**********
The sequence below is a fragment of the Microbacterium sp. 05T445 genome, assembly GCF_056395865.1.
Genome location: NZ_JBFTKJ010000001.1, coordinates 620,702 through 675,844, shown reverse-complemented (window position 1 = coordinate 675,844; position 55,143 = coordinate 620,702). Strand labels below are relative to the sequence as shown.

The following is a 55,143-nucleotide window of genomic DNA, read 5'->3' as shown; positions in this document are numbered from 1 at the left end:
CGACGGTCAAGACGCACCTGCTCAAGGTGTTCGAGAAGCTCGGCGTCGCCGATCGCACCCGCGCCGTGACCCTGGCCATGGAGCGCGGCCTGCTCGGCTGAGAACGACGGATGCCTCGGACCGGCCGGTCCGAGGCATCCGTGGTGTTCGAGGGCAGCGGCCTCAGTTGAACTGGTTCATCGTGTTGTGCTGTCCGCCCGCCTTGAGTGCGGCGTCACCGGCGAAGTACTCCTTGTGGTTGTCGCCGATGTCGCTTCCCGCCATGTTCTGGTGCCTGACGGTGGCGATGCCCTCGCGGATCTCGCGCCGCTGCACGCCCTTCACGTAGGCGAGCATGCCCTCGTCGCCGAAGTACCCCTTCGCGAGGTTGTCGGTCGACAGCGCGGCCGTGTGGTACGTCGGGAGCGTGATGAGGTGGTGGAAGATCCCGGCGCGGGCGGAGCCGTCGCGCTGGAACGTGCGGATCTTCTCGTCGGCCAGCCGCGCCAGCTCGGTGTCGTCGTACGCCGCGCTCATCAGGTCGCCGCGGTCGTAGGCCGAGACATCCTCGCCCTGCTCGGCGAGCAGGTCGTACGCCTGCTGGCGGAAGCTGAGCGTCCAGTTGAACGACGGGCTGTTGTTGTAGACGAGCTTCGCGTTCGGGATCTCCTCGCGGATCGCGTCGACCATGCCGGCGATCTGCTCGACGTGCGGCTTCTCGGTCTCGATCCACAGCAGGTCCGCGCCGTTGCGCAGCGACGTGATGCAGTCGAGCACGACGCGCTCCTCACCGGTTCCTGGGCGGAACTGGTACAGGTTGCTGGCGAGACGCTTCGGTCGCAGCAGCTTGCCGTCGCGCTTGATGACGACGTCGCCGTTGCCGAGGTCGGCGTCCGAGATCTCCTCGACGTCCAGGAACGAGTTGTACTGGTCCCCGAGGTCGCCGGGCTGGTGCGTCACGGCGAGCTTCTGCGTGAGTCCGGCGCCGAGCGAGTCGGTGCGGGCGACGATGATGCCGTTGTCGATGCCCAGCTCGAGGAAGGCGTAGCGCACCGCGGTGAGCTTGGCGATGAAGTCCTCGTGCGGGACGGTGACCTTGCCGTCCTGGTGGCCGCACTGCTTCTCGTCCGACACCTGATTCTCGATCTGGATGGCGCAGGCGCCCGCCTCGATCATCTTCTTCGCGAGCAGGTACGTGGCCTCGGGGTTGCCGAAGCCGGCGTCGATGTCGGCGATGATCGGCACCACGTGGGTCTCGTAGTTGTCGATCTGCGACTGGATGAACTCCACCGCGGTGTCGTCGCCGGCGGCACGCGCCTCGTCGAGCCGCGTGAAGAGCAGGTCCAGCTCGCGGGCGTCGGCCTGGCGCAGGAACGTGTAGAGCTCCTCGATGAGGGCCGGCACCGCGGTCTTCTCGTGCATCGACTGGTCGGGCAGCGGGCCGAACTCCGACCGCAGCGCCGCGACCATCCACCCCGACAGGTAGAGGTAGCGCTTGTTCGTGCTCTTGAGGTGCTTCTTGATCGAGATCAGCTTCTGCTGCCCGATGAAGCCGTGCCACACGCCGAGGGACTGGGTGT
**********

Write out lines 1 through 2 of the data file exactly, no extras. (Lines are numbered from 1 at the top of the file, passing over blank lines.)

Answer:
The sequence below is a fragment of the Microbacterium sp. 05T445 genome, assembly GCF_056395865.1.
Genome location: NZ_JBFTKJ010000001.1, coordinates 620,702 through 675,844, shown reverse-complemented (window position 1 = coordinate 675,844; position 55,143 = coordinate 620,702). Strand labels below are relative to the sequence as shown.